In economics, demand is the quantity of a good that consumers are willing and able to purchase at various prices during a given period of time. The relationship between price and quantity demanded is also called the demand curve. Demand for a specific item is a function of an item's perceived necessity, price, perceived quality, convenience, available alternatives, purchasers' disposable income and tastes, and many other factors.

ChatGPT

  1. demand

    Demand, in economics, refers to the willingness and ability of consumers or buyers to purchase a specific quantity of goods or services at a particular price within a given time period. Demand is typically dependent on factors such as price, income level and personal preferences. The relationship between demand and price is generally inverse, i.e., as price increases, demand decreases and vice versa (law of demand).

Webster Dictionary

  1. Demandverb

    to ask or call for with authority; to claim or seek from, as by authority or right; to claim, as something due; to call for urgently or peremptorily; as, to demand a debt; to demand obedience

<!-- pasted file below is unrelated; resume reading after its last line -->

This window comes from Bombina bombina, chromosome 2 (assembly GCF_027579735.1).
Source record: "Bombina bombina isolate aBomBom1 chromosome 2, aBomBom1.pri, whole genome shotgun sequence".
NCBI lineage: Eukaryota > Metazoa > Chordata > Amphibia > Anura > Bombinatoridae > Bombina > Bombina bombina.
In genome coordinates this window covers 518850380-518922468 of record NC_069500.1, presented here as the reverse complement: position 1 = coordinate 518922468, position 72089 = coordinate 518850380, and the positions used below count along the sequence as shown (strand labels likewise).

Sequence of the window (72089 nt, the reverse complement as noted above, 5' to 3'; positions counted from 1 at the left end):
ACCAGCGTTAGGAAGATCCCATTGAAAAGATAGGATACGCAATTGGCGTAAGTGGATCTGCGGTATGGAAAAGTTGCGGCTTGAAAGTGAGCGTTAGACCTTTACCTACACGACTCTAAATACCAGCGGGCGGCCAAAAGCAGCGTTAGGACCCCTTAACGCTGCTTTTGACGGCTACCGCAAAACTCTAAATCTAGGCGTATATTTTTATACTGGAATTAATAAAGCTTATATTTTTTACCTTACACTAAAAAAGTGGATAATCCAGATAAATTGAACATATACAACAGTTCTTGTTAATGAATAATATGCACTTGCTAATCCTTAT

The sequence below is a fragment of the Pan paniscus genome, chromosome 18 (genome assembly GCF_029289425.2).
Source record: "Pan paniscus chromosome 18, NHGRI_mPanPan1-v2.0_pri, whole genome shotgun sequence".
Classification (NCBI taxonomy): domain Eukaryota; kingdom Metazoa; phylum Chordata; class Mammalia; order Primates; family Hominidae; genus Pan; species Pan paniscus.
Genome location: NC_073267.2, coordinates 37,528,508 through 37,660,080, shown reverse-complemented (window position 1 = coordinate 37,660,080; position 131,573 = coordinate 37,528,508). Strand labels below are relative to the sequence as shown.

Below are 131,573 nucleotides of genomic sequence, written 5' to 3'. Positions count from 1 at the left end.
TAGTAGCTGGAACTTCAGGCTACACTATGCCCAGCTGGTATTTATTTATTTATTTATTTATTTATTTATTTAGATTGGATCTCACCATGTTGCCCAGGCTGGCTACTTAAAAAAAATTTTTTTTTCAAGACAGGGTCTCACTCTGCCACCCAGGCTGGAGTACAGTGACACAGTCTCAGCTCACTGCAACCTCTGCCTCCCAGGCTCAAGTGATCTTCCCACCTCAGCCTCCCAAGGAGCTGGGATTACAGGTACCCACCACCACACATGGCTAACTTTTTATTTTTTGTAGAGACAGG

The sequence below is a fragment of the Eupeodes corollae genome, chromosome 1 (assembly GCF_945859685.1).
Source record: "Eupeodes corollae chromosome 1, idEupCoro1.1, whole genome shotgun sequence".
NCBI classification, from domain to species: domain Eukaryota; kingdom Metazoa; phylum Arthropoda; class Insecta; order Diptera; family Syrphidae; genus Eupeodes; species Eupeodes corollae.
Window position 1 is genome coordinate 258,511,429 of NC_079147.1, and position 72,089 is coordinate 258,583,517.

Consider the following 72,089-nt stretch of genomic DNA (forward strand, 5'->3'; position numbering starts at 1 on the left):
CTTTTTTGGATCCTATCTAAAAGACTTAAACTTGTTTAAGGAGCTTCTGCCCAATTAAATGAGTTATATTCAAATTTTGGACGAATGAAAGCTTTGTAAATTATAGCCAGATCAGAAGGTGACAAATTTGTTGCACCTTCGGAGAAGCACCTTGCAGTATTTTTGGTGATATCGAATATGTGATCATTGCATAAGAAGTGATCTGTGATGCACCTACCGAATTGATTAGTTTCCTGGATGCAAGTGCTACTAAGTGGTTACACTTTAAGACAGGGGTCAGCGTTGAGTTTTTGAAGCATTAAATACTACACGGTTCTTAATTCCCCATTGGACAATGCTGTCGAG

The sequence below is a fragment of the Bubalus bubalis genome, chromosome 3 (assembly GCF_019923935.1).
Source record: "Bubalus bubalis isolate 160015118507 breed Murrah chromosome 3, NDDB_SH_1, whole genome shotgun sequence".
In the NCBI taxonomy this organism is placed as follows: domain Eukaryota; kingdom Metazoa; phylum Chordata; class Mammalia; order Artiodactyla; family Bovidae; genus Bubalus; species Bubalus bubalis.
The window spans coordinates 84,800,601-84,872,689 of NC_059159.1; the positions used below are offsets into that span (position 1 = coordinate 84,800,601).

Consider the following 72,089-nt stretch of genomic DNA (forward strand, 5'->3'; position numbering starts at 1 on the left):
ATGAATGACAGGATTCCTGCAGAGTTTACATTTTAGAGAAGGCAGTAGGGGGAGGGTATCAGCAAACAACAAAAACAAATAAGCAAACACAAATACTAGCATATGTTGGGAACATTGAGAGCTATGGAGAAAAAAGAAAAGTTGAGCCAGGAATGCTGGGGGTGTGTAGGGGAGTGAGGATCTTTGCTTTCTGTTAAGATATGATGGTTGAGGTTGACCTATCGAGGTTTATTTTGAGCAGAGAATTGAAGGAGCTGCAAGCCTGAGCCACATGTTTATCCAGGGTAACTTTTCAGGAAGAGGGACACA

2. Demandverb

    to inquire authoritatively or earnestly; to ask, esp. in a peremptory manner; to question

  3. Demandverb

    to require as necessary or useful; to be in urgent need of; hence, to call for; as, the case demands care

  4. Demandverb

    to call into court; to summon

  5. Demandverb

    to make a demand; to inquire

  6. Demandverb

    the act of demanding; an asking with authority; a peremptory urging of a claim; a claiming or challenging as due; requisition; as, the demand of a creditor; a note payable on demand

  7. Demandverb

    earnest inquiry; question; query

  8. Demandverb

    a diligent seeking or search; manifested want; desire to possess; request; as, a demand for certain goods; a person's company is in great demand

  9. Demandverb

    that which one demands or has a right to demand; thing claimed as due; claim; as, demands on an estate

  10. Demandverb

    the asking or seeking for what is due or claimed as due

  11. Demandverb

    the right or title in virtue of which anything may be claimed; as, to hold a demand against a person

  12. Demandverb